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Vertical Structure and Horizontal Structure of Organizations

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05 October 2009 Vertical Structure and Horizontal Structure of Organizations The design of organizations involves choices about the best way to group individuals into departments, about the design of vertical and horizontal linkages, and about internal processes and procedures. In general, choices about structures reflect tradeoffs in creating the organization’s capacity for information processing. This capacity is a function of the degree to which the organization design incorporates vertical and horizontal structure. Vertical structures include structural devices, such as formal control structures and management information systems, strategic planning departments, and levels and positions in the hierarchy, as well as internal processes and procedures, such as budgets, plans, standard operating procedures, and decision referral rules (Mullins 302),. Horizontal structures involve lateral relations, such as liaison functions, task forces, frequent unplanned meetings, and the use of formalized integrator roles.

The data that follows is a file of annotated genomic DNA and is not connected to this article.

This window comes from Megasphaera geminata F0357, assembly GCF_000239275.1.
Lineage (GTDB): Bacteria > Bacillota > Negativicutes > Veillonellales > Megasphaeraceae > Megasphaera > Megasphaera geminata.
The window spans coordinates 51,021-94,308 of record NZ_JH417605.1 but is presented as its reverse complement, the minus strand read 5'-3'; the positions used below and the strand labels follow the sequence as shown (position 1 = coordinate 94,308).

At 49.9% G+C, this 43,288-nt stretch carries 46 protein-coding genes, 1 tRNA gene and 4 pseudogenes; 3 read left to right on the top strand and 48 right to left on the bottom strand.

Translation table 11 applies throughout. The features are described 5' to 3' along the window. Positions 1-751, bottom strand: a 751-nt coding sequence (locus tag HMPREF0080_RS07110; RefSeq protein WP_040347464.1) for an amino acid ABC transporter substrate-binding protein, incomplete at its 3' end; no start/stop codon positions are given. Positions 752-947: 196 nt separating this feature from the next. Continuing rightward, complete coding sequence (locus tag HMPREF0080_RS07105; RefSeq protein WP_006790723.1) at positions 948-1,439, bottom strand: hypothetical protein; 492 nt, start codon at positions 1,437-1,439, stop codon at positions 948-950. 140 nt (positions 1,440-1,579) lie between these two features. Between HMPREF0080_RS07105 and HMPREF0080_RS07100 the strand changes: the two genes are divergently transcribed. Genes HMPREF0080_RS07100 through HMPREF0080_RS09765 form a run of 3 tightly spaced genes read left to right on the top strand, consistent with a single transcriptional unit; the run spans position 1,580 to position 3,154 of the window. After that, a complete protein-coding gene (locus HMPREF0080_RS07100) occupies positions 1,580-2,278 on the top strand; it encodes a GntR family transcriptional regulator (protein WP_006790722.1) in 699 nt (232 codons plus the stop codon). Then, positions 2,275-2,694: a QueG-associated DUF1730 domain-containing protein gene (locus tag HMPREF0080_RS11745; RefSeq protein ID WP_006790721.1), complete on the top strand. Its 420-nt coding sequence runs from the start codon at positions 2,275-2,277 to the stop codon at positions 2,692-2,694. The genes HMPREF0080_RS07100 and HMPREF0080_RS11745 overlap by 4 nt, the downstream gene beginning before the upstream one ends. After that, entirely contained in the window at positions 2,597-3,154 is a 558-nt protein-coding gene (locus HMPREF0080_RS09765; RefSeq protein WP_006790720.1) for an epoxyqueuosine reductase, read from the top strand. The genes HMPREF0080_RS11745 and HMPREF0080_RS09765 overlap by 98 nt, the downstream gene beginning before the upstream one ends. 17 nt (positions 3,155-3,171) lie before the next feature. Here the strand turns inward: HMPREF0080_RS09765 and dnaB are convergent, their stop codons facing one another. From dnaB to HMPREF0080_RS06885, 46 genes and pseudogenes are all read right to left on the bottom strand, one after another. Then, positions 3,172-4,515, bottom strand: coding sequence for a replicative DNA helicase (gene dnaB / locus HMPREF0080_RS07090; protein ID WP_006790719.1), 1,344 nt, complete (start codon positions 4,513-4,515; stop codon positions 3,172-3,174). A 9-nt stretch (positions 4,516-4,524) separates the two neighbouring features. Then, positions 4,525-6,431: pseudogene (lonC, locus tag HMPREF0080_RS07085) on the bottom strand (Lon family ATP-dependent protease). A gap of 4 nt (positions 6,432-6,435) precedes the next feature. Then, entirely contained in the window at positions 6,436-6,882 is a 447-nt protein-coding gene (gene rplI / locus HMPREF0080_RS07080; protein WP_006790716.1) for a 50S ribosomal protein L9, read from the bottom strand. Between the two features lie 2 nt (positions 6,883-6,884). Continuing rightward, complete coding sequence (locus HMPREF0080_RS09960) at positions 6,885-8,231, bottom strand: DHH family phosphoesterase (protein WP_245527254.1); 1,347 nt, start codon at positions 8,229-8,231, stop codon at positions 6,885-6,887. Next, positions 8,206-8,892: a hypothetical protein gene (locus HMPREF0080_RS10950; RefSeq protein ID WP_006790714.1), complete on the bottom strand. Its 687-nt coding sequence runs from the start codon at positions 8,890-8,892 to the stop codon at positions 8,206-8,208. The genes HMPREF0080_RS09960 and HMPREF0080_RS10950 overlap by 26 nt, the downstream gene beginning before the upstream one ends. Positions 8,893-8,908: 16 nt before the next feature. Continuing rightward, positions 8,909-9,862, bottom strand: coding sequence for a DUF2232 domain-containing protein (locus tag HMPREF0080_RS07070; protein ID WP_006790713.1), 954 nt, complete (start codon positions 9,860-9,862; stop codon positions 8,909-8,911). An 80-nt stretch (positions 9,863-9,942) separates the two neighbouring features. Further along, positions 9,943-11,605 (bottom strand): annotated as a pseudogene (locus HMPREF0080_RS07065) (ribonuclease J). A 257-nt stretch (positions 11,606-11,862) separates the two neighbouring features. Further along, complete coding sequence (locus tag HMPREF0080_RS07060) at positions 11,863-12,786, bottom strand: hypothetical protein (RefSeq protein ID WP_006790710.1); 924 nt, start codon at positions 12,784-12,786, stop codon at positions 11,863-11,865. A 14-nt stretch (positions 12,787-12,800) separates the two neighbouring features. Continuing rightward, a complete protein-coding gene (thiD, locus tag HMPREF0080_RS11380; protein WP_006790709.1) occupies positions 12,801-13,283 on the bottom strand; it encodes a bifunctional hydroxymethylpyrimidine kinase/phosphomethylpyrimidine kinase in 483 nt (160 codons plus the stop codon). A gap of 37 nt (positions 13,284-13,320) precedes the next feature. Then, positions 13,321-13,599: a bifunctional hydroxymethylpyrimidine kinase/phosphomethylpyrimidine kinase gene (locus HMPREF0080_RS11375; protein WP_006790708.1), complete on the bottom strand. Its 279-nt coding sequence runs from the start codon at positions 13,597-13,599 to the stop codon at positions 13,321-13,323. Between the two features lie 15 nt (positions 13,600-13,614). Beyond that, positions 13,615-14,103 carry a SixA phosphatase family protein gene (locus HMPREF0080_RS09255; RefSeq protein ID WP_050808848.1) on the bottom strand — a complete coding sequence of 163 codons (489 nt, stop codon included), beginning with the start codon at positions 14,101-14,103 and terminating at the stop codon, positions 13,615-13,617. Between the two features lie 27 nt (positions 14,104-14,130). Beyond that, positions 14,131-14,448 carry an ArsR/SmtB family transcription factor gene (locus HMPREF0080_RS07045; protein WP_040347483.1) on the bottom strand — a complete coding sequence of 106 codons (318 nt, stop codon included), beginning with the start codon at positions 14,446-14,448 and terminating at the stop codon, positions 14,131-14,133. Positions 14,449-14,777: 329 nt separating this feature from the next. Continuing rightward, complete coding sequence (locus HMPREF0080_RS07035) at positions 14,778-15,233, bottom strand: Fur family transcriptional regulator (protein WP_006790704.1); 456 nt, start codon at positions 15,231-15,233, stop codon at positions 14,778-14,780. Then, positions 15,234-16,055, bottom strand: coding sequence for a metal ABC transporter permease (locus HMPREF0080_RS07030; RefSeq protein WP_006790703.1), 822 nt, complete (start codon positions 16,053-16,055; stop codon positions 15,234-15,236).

The advantage of horizontal structure is a possibility of liberal and informal communication. The disadvantage is that this structure is effective and possible only in small organizations. The decentralized decision making process allows employees greater involvement and fast decision-making. The advantage of vertical structure is greater control and delegation of authority. The disadvantages are lack of flexibility, decision-making from the top, centralization of authority and bureaucratic control of all activities. The examples of vertical structure are Ford Motor Company, Toyota and Microsoft. These organizations have centralization of all management functions and require a high level of lateral interdepartmental coordination and communication involving unplanned face-to-face meetings and mutual adaptation. Coordination of sequential technologies is best accomplished through plans and schedules, whereas coordination of pooled technologies can be accomplished by the use of standard operating procedures (Mullins 304). The examples of horizontal structure are AT&amp.T, Motorola and IKEA. In these organizations, the organization’s requirements for information processing capacity lead to decentralized coordination and control linkages. Departments may be dependent on each other to accomplish tasks. These interdependencies can be reciprocal (several departments have to provide coordinated services), sequential (one department uses as its inputs the outputs of the preceding department).
Works Cited
Mullins, L. J. Management and Organizational Behavior. FT Press. 7 edition, 2004.